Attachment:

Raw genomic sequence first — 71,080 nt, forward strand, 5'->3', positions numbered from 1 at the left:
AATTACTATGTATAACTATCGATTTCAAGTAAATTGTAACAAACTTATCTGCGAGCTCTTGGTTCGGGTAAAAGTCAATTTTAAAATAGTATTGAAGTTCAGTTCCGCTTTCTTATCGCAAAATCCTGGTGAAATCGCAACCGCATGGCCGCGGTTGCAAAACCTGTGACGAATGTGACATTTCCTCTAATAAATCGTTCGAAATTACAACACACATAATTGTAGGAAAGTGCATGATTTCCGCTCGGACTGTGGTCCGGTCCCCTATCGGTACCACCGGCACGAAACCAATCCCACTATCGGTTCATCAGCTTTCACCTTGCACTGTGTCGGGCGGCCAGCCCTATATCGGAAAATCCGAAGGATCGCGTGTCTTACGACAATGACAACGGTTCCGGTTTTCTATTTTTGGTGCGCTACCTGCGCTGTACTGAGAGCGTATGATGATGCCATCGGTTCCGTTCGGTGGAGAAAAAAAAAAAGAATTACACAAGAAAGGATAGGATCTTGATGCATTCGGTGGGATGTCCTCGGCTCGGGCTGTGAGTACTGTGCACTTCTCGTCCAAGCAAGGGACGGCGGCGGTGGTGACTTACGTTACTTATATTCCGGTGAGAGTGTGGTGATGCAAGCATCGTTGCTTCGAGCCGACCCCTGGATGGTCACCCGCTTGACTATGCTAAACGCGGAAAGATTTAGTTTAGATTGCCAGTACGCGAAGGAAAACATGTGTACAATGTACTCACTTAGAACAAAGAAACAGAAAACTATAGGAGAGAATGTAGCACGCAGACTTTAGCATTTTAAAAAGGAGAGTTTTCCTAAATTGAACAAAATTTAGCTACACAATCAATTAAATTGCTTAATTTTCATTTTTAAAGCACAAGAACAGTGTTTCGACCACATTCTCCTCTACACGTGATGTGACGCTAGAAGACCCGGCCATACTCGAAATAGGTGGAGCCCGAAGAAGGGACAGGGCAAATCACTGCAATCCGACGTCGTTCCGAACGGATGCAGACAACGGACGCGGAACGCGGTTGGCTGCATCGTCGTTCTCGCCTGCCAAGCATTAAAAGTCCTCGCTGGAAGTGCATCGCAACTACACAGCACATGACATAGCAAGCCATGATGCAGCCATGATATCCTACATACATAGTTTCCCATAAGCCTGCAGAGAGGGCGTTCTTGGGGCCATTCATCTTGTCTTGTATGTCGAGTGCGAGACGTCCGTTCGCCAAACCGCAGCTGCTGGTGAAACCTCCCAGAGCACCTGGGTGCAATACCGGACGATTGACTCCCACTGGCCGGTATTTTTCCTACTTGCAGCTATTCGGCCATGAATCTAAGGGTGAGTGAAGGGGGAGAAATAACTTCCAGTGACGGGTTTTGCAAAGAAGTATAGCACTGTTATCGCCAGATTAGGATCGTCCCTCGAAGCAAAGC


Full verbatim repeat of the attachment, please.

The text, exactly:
Raw genomic sequence first — 71,080 nt, forward strand, 5'->3', positions numbered from 1 at the left:
AATTACTATGTATAACTATCGATTTCAAGTAAATTGTAACAAACTTATCTGCGAGCTCTTGGTTCGGGTAAAAGTCAATTTTAAAATAGTATTGAAGTTCAGTTCCGCTTTCTTATCGCAAAATCCTGGTGAAATCGCAACCGCATGGCCGCGGTTGCAAAACCTGTGACGAATGTGACATTTCCTCTAATAAATCGTTCGAAATTACAACACACATAATTGTAGGAAAGTGCATGATTTCCGCTCGGACTGTGGTCCGGTCCCCTATCGGTACCACCGGCACGAAACCAATCCCACTATCGGTTCATCAGCTTTCACCTTGCACTGTGTCGGGCGGCCAGCCCTATATCGGAAAATCCGAAGGATCGCGTGTCTTACGACAATGACAACGGTTCCGGTTTTCTATTTTTGGTGCGCTACCTGCGCTGTACTGAGAGCGTATGATGATGCCATCGGTTCCGTTCGGTGGAGAAAAAAAAAAAGAATTACACAAGAAAGGATAGGATCTTGATGCATTCGGTGGGATGTCCTCGGCTCGGGCTGTGAGTACTGTGCACTTCTCGTCCAAGCAAGGGACGGCGGCGGTGGTGACTTACGTTACTTATATTCCGGTGAGAGTGTGGTGATGCAAGCATCGTTGCTTCGAGCCGACCCCTGGATGGTCACCCGCTTGACTATGCTAAACGCGGAAAGATTTAGTTTAGATTGCCAGTACGCGAAGGAAAACATGTGTACAATGTACTCACTTAGAACAAAGAAACAGAAAACTATAGGAGAGAATGTAGCACGCAGACTTTAGCATTTTAAAAAGGAGAGTTTTCCTAAATTGAACAAAATTTAGCTACACAATCAATTAAATTGCTTAATTTTCATTTTTAAAGCACAAGAACAGTGTTTCGACCACATTCTCCTCTACACGTGATGTGACGCTAGAAGACCCGGCCATACTCGAAATAGGTGGAGCCCGAAGAAGGGACAGGGCAAATCACTGCAATCCGACGTCGTTCCGAACGGATGCAGACAACGGACGCGGAACGCGGTTGGCTGCATCGTCGTTCTCGCCTGCCAAGCATTAAAAGTCCTCGCTGGAAGTGCATCGCAACTACACAGCACATGACATAGCAAGCCATGATGCAGCCATGATATCCTACATACATAGTTTCCCATAAGCCTGCAGAGAGGGCGTTCTTGGGGCCATTCATCTTGTCTTGTATGTCGAGTGCGAGACGTCCGTTCGCCAAACCGCAGCTGCTGGTGAAACCTCCCAGAGCACCTGGGTGCAATACCGGACGATTGACTCCCACTGGCCGGTATTTTTCCTACTTGCAGCTATTCGGCCATGAATCTAAGGGTGAGTGAAGGGGGAGAAATAACTTCCAGTGACGGGTTTTGCAAAGAAGTATAGCACTGTTATCGCCAGATTAGGATCGTCCCTCGAAGCAAAGC